We saw an example of this in July, when Continue reading Columbia has settled a fraud case for $9.5M. Here’s why that’s important.
Scientific fraud isn’t what keeps Andrew Gelman, a professor of statistics at Columbia University in New York, up at night. Rather, it’s the sheer number of unreliable studies — uncorrected, unretracted — that have littered the literature. He tells us more, below.
Whatever the vast majority of retractions are, they’re a tiny fraction of the number of papers that are just wrong — by which I mean they present no good empirical evidence for their claims.
I’ve personally had to correct two of my published articles. Continue reading Retractions aren’t enough: Why science has bigger problems
Retraction Watch readers may recall that nearly two years ago, an editor at PLOS declared the scientific story of a link between XMRV, aka xenotropic murine leukemia-related virus, and prostate cancer over, saying that a retraction from PLOS Pathogens was the “final chapter.” (That retraction led to an apology from the journal about how it was handled.)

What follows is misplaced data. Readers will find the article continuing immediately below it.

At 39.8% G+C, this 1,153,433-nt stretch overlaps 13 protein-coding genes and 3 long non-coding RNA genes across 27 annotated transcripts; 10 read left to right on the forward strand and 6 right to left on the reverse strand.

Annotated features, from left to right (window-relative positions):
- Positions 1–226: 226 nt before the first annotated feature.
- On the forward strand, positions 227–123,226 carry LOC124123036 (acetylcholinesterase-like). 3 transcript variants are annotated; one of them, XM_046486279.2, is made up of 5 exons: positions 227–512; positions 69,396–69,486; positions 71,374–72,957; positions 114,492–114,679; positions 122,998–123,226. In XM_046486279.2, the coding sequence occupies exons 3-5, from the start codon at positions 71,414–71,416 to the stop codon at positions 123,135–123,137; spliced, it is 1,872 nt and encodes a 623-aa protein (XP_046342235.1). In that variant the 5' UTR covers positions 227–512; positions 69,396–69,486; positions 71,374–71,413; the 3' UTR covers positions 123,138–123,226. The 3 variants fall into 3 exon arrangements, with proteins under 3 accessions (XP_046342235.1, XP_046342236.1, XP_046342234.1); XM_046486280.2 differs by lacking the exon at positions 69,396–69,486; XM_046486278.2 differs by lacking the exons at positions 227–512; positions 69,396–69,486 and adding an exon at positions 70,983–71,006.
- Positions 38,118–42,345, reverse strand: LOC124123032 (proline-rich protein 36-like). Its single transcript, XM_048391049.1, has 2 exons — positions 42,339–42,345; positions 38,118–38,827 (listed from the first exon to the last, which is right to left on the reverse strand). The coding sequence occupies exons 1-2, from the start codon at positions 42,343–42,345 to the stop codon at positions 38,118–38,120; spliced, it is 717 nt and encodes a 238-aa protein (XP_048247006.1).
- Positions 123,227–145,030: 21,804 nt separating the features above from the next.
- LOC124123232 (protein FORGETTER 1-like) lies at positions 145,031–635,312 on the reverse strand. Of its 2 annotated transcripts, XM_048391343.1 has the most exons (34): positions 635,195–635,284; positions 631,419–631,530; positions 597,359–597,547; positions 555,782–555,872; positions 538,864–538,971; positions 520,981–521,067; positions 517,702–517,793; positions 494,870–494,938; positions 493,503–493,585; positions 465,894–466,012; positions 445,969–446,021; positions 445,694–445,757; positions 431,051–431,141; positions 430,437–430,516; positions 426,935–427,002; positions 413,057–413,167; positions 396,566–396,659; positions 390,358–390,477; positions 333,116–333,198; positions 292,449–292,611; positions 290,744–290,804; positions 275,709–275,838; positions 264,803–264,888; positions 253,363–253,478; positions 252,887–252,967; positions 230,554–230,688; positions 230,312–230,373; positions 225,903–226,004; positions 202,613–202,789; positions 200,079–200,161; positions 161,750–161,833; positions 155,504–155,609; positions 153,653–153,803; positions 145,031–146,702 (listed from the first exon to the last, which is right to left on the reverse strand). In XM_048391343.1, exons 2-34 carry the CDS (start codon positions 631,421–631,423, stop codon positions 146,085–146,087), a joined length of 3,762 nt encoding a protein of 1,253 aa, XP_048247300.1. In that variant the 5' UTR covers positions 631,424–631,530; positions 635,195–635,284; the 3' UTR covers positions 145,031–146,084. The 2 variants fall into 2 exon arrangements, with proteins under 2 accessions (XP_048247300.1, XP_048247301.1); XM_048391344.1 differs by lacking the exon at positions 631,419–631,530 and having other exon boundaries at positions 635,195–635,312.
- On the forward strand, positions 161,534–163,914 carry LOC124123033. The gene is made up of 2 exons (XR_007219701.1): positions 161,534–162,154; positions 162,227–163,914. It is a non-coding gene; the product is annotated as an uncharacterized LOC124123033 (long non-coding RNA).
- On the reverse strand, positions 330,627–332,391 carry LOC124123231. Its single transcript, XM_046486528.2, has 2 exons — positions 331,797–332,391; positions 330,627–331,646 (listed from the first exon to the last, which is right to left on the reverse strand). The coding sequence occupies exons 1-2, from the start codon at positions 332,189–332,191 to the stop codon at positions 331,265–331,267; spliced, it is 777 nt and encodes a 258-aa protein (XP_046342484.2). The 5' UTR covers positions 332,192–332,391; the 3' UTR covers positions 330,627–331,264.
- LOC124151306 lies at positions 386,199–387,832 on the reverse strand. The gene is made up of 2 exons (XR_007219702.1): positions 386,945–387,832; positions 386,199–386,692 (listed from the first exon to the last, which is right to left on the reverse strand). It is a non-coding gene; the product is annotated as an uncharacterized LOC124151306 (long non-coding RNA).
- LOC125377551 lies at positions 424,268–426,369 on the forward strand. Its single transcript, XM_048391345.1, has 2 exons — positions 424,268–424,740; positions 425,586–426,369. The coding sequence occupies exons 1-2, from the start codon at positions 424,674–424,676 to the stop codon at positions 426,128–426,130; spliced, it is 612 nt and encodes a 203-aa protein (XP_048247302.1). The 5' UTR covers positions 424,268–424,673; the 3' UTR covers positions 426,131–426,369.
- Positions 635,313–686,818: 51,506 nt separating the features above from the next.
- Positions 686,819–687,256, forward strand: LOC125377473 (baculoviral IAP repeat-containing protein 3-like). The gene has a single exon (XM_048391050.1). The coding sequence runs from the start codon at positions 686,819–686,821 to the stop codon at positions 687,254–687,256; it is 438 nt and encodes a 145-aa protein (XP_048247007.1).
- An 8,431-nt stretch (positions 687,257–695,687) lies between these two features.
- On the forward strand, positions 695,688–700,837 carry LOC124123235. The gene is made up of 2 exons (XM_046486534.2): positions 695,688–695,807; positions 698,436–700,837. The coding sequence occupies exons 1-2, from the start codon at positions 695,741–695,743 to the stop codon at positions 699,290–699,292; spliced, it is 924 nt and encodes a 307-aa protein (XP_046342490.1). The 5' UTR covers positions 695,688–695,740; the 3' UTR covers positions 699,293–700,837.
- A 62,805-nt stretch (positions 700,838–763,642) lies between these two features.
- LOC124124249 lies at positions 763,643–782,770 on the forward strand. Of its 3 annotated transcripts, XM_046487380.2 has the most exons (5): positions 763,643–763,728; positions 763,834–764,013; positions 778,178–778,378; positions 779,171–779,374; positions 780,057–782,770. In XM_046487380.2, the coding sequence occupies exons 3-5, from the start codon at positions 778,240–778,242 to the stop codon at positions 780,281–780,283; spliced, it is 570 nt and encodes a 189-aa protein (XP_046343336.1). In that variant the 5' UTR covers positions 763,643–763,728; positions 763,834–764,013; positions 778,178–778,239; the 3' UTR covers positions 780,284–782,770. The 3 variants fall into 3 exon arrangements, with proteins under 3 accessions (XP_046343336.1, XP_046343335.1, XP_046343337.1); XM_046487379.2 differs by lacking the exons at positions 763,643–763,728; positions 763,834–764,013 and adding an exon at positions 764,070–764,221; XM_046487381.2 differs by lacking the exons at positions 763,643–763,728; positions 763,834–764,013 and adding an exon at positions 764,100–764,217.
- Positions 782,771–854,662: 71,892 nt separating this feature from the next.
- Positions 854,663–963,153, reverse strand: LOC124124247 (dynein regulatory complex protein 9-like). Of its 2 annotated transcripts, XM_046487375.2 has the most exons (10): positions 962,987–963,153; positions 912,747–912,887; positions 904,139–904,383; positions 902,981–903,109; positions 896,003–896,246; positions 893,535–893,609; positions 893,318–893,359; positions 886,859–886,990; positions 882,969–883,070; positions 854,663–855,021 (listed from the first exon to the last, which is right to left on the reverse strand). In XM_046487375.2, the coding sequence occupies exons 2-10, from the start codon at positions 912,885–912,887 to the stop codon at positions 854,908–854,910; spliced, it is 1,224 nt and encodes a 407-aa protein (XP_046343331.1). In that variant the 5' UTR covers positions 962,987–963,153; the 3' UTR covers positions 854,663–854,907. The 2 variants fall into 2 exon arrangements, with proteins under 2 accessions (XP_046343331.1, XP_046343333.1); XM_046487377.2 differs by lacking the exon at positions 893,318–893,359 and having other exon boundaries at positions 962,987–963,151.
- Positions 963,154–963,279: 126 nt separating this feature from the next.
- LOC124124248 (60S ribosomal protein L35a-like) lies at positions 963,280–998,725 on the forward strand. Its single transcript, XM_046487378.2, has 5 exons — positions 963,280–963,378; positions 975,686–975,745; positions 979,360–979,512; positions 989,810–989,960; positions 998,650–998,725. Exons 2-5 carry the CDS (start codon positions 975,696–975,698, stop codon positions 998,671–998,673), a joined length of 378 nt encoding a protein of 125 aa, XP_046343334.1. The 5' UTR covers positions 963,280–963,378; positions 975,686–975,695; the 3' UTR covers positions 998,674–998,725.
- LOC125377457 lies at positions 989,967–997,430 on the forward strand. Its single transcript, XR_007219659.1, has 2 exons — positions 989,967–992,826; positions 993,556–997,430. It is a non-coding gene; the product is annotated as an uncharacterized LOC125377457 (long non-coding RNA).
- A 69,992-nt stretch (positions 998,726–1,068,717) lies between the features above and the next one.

Perhaps, however, there is an epilogue. This week, a group of authors who published a highly cited 2009 study in the Proceedings of the National Academy of Sciences (PNAS) making the same link retracted it. Here’s the notice, signed by all five authors: Continue reading Authors retract highly cited XMRV-prostate cancer link paper from PNAS
In 2011, a group of researchers at Columbia University reported in Cell that they had been able to convert skin cells from patients with Alzheimer’s disease into functioning neurons — a finding that raised the exciting prospect of “made to order” brain cells for patients with the degenerative disease. As one researcher not involved with the study, led by Asa Abeliovich, put it: